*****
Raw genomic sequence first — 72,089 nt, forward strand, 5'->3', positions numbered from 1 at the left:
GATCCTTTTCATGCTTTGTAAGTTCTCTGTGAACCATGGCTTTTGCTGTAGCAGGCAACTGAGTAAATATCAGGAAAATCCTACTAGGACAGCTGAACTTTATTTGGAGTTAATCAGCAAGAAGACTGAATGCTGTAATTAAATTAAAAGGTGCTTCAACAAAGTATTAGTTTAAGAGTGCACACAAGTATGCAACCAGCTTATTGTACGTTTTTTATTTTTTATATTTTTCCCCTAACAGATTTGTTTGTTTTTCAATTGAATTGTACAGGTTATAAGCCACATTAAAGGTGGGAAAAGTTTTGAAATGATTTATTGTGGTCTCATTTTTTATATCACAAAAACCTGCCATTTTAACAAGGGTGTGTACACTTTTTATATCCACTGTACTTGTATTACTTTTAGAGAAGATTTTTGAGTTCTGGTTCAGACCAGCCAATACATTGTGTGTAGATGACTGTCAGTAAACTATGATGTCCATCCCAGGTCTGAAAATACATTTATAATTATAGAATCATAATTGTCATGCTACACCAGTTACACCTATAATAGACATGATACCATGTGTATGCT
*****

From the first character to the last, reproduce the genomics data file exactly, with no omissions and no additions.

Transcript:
Raw genomic sequence first — 72,089 nt, forward strand, 5'->3', positions numbered from 1 at the left:
GATCCTTTTCATGCTTTGTAAGTTCTCTGTGAACCATGGCTTTTGCTGTAGCAGGCAACTGAGTAAATATCAGGAAAATCCTACTAGGACAGCTGAACTTTATTTGGAGTTAATCAGCAAGAAGACTGAATGCTGTAATTAAATTAAAAGGTGCTTCAACAAAGTATTAGTTTAAGAGTGCACACAAGTATGCAACCAGCTTATTGTACGTTTTTTATTTTTTATATTTTTCCCCTAACAGATTTGTTTGTTTTTCAATTGAATTGTACAGGTTATAAGCCACATTAAAGGTGGGAAAAGTTTTGAAATGATTTATTGTGGTCTCATTTTTTATATCACAAAAACCTGCCATTTTAACAAGGGTGTGTACACTTTTTATATCCACTGTACTTGTATTACTTTTAGAGAAGATTTTTGAGTTCTGGTTCAGACCAGCCAATACATTGTGTGTAGATGACTGTCAGTAAACTATGATGTCCATCCCAGGTCTGAAAATACATTTATAATTATAGAATCATAATTGTCATGCTACACCAGTTACACCTATAATAGACATGATACCATGTGTATGCT